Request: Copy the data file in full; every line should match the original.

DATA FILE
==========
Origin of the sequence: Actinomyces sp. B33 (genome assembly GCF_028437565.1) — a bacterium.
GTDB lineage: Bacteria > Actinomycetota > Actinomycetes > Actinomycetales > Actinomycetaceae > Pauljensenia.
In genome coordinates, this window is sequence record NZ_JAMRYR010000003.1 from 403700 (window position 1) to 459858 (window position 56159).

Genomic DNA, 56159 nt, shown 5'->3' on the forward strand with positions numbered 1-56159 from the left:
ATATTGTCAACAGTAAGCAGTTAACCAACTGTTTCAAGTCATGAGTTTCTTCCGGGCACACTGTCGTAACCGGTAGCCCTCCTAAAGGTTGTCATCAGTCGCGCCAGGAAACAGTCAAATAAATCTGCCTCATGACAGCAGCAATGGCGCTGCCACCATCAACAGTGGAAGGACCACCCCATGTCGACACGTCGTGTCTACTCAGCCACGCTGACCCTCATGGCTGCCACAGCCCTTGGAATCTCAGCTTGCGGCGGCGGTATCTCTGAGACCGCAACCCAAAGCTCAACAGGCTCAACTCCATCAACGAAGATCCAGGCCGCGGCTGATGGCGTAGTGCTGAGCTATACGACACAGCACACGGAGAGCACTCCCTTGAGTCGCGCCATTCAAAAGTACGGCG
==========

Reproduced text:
Origin of the sequence: Actinomyces sp. B33 (genome assembly GCF_028437565.1) — a bacterium.
GTDB lineage: Bacteria > Actinomycetota > Actinomycetes > Actinomycetales > Actinomycetaceae > Pauljensenia.
In genome coordinates, this window is sequence record NZ_JAMRYR010000003.1 from 403700 (window position 1) to 459858 (window position 56159).

Genomic DNA, 56159 nt, shown 5'->3' on the forward strand with positions numbered 1-56159 from the left:
ATATTGTCAACAGTAAGCAGTTAACCAACTGTTTCAAGTCATGAGTTTCTTCCGGGCACACTGTCGTAACCGGTAGCCCTCCTAAAGGTTGTCATCAGTCGCGCCAGGAAACAGTCAAATAAATCTGCCTCATGACAGCAGCAATGGCGCTGCCACCATCAACAGTGGAAGGACCACCCCATGTCGACACGTCGTGTCTACTCAGCCACGCTGACCCTCATGGCTGCCACAGCCCTTGGAATCTCAGCTTGCGGCGGCGGTATCTCTGAGACCGCAACCCAAAGCTCAACAGGCTCAACTCCATCAACGAAGATCCAGGCCGCGGCTGATGGCGTAGTGCTGAGCTATACGACACAGCACACGGAGAGCACTCCCTTGAGTCGCGCCATTCAAAAGTACGGCG